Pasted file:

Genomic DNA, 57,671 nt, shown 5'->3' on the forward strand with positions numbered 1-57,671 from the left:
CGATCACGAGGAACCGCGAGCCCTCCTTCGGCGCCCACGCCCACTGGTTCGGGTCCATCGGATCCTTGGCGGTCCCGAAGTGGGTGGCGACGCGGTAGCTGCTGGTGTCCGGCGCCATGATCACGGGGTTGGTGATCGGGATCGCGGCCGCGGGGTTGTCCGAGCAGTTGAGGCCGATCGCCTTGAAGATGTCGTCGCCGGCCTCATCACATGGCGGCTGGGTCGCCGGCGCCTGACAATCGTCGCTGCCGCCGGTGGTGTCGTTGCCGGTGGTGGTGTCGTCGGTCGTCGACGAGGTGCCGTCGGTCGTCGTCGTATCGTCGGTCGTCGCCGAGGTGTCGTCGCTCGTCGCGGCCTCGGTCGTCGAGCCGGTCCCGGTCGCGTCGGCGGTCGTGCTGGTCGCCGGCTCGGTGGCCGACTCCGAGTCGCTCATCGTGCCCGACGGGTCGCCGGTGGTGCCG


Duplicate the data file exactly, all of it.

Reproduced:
Genomic DNA, 57,671 nt, shown 5'->3' on the forward strand with positions numbered 1-57,671 from the left:
CGATCACGAGGAACCGCGAGCCCTCCTTCGGCGCCCACGCCCACTGGTTCGGGTCCATCGGATCCTTGGCGGTCCCGAAGTGGGTGGCGACGCGGTAGCTGCTGGTGTCCGGCGCCATGATCACGGGGTTGGTGATCGGGATCGCGGCCGCGGGGTTGTCCGAGCAGTTGAGGCCGATCGCCTTGAAGATGTCGTCGCCGGCCTCATCACATGGCGGCTGGGTCGCCGGCGCCTGACAATCGTCGCTGCCGCCGGTGGTGTCGTTGCCGGTGGTGGTGTCGTCGGTCGTCGACGAGGTGCCGTCGGTCGTCGTCGTATCGTCGGTCGTCGCCGAGGTGTCGTCGCTCGTCGCGGCCTCGGTCGTCGAGCCGGTCCCGGTCGCGTCGGCGGTCGTGCTGGTCGCCGGCTCGGTGGCCGACTCCGAGTCGCTCATCGTGCCCGACGGGTCGCCGGTGGTGCCG